Ankylosing Spondylitis group try Nordic Walking

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NASS stretchingWe are always delighted when we hear that Nordic Walking has proved invaluable in the management of a particular health condition and ensure we spread the word so as many people as possible can benefit. This month we are featuring how Nordic Walking has made a huge difference to a group who suffer from Ankylosing Spondylitis (a form of inflammatory arthritis which affects the spine and often leads to hip replacement, even in very young people)

The National Ankylosing Spondylitis Society group based at Yeovil started Nordic Walking this summer and have been pleasantly surprised at the results. Encouraged by their physiotherapist  Susan Chesterman, who is based at Yeovil Hospital, they contacted Helen Gilchrist a Nordic Walking Exercise Referral Instructor after speaking to NWUK. Helen specialises in Nordic Walking and Personal Training/Physical Activity solutions for those with specific controlled medical conditions as well as general health and fitness and agreed to initially go along to an open dayNASS hill training

To our knowledge this is the first time a NASS group (and their physio) have learnt to Nordic walk although we were aware that other Physiotherapists have been recommending it to individuals with the condition.  AS also affects the chest wall, breathing and causes general pain and stiffness.Physical activity plays a vital role in the management of the condition although finding something that patients will also enjoy and look forward to is the key to maintaining that activity for optimum health. Often AS patients enjoy walking but are limited, so by adding the poles means that participants have been able to walk for much longer and on very uneven ground that they would not normally be able to do.

Nordic walking has proven to be the ideal exercise for the needs of the group, giving all the usual health and fitness benefits as well as being specific to the needs of those with Ankylosing Spondylitis where the focus needs to be on improving and maintaining:-

  • Range of movement in joints
  • Posture control
  • Muscle strength
  • Muscle length
  • Lung capacity
  • Balance
  • Cardiovascular fitness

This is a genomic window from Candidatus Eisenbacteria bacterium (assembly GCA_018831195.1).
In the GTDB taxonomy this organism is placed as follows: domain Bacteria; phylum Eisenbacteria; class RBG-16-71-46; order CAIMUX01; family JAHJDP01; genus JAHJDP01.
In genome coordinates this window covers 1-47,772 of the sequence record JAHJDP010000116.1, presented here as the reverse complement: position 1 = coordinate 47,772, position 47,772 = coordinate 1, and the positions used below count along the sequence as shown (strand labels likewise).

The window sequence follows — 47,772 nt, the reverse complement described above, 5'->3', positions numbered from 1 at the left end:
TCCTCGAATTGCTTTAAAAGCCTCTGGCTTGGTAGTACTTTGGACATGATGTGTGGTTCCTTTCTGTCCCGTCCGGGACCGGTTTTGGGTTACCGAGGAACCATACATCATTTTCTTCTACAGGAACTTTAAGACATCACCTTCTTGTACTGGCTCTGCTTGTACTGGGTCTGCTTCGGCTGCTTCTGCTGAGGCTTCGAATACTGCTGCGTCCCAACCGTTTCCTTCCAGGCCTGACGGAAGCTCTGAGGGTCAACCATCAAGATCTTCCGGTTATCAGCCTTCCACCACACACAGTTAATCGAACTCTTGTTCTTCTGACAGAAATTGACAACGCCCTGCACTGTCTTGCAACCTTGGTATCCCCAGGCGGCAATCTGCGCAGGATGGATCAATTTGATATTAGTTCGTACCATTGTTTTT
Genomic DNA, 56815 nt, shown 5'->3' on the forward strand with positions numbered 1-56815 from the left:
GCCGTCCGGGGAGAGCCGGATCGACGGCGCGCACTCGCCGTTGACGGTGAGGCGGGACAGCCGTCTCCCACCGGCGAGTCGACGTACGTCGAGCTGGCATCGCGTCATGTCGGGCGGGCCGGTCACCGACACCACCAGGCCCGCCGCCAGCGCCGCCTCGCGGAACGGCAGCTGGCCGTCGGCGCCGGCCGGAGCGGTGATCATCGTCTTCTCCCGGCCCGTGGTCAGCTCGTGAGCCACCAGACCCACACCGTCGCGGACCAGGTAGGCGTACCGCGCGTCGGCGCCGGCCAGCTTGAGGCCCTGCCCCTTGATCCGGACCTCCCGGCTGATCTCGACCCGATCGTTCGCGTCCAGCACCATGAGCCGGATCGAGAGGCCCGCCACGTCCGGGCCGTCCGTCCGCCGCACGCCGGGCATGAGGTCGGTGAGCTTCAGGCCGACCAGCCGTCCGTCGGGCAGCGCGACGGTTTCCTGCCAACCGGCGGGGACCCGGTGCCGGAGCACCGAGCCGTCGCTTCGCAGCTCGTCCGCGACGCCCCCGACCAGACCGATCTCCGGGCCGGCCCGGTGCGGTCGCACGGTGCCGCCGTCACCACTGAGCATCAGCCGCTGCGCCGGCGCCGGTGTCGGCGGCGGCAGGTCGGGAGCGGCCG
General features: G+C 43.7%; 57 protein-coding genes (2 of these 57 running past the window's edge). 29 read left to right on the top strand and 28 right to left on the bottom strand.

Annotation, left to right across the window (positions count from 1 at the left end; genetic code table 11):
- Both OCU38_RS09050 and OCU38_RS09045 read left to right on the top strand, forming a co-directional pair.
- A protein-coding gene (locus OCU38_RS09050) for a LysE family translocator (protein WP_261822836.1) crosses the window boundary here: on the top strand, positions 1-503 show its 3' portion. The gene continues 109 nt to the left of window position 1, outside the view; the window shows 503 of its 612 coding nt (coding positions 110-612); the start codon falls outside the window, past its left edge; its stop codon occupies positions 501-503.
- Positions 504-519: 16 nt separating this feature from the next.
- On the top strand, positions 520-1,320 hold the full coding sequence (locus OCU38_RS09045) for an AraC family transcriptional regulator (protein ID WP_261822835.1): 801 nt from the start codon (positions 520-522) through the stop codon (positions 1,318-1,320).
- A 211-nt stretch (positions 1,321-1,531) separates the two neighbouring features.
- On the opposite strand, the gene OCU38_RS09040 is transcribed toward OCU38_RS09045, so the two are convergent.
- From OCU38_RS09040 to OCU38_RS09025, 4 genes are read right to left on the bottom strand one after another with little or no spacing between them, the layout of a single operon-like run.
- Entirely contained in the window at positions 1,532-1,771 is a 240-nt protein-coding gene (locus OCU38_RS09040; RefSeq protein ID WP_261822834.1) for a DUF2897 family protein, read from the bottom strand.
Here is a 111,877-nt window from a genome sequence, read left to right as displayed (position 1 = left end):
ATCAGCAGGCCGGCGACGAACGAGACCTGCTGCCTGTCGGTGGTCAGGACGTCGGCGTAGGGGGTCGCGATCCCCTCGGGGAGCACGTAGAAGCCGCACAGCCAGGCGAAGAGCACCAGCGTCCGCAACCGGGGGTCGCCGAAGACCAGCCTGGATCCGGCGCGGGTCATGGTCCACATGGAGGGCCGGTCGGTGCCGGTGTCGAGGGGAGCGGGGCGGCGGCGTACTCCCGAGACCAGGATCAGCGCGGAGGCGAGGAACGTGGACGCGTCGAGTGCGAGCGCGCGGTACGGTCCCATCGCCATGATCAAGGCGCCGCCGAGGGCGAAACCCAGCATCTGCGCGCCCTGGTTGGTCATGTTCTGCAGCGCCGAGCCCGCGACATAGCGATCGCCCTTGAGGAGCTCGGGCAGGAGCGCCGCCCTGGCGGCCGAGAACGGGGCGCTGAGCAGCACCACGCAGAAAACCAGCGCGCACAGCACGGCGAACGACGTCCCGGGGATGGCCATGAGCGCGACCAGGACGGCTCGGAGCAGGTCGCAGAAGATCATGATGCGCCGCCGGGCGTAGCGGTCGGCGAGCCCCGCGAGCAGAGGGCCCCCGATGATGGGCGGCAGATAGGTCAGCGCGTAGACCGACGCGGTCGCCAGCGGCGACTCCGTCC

With Nordic Walking all of these requirements can be achieved and during a 7 week course NASS members learnt the full Nordic walking technique including hill training and interval training, on and off the road. as well as exercises with bands to strengthen and stretch the back and core muscles.  They found double polling particularly helpful for opening up the chest even more and improving cardiovascular fitness and enjoyed using bands to strengthen and stretch their core and back muscles.

NASS group pictureHelen says “Group members have reported to me that not only do they feel that they have had a good workout, but it has given them an opportunity to be more sociable.  After only 5 sessions participants commented that they felt better, taller and straighter.  It has made them more aware in their everyday lives about improving posture which also means the chest is more open and gets well stretched. Standing up straight can become very tiring and difficult for those with AS and the poles definitely help to take away some of that effort from the back and hips”

Results have been encouraging and here are some quotes from group members:-

AS has left me with a curved spine causing me to stare into the ground on normal walking.  However with the poles once again you are looking ahead” Paul White

” I have been amazed at how far I have been able to walk and with ease.  I would have expected to feel stiff after such brisk walking, but I haven’t, I have felt really good.  Can’t wait for the next session”  Jean Convoy

“Clarity of tuition and individual attention builds the teams confidence and enthusiasm” John Shillabeer

“Great way to exercise and make friends too” Gill Brookes

Helen adds “By week 7, members said they felt that their legs were stronger, especially those who had hip replacements and all of the group walked 3 miles in an hour over rough terrain. The benefits of this of course being improved cardiovascular fitness and muscle strength in the legs and rest of the body,  particularly with the increased stride length that strengthens the gluteal muscles”

To conclude; Nordic walking really does help to improve the health and fitness of those with AS.  Members have looked forward to their sessions, rather than thinking of it as a necessity which means they are more likely to continue with it, leading to further improvements in health and well-being. In fact some of the Yeovil NASS group members are now talking about 10km challenges!

Nordic Walking UK are now working with the National Association for Ankylosing Spondylitis to ensure other groups across the UK gain access to suitably qualified Instructors. like Helen. We would also welcome any feedback from other sufferers and physiotherapists who provide exercise solutions for those with the condition. For more information contact Gill on 0333 1234 540

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